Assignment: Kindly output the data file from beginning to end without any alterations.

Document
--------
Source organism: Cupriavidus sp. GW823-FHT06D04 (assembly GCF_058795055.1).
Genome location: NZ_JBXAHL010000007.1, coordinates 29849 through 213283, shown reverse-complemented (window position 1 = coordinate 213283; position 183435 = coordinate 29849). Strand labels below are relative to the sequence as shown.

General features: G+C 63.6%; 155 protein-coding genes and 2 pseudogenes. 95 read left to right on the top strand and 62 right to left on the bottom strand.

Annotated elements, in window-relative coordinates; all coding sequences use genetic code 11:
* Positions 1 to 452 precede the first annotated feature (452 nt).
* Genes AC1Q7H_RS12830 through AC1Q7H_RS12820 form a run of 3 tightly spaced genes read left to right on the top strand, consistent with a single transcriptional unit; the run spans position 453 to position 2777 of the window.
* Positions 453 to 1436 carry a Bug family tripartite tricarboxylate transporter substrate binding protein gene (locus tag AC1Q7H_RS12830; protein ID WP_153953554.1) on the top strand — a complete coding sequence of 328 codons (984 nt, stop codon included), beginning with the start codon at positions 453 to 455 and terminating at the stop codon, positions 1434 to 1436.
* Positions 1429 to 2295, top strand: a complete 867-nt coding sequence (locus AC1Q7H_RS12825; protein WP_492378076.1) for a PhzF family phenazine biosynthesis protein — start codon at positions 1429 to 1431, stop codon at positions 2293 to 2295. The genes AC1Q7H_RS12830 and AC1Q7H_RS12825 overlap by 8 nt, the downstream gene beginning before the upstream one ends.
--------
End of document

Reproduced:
Source organism: Cupriavidus sp. GW823-FHT06D04 (assembly GCF_058795055.1).
Genome location: NZ_JBXAHL010000007.1, coordinates 29849 through 213283, shown reverse-complemented (window position 1 = coordinate 213283; position 183435 = coordinate 29849). Strand labels below are relative to the sequence as shown.

General features: G+C 63.6%; 155 protein-coding genes and 2 pseudogenes. 95 read left to right on the top strand and 62 right to left on the bottom strand.

Annotated elements, in window-relative coordinates; all coding sequences use genetic code 11:
* Positions 1 to 452 precede the first annotated feature (452 nt).
* Genes AC1Q7H_RS12830 through AC1Q7H_RS12820 form a run of 3 tightly spaced genes read left to right on the top strand, consistent with a single transcriptional unit; the run spans position 453 to position 2777 of the window.
* Positions 453 to 1436 carry a Bug family tripartite tricarboxylate transporter substrate binding protein gene (locus tag AC1Q7H_RS12830; protein ID WP_153953554.1) on the top strand — a complete coding sequence of 328 codons (984 nt, stop codon included), beginning with the start codon at positions 453 to 455 and terminating at the stop codon, positions 1434 to 1436.
* Positions 1429 to 2295, top strand: a complete 867-nt coding sequence (locus AC1Q7H_RS12825; protein WP_492378076.1) for a PhzF family phenazine biosynthesis protein — start codon at positions 1429 to 1431, stop codon at positions 2293 to 2295. The genes AC1Q7H_RS12830 and AC1Q7H_RS12825 overlap by 8 nt, the downstream gene beginning before the upstream one ends.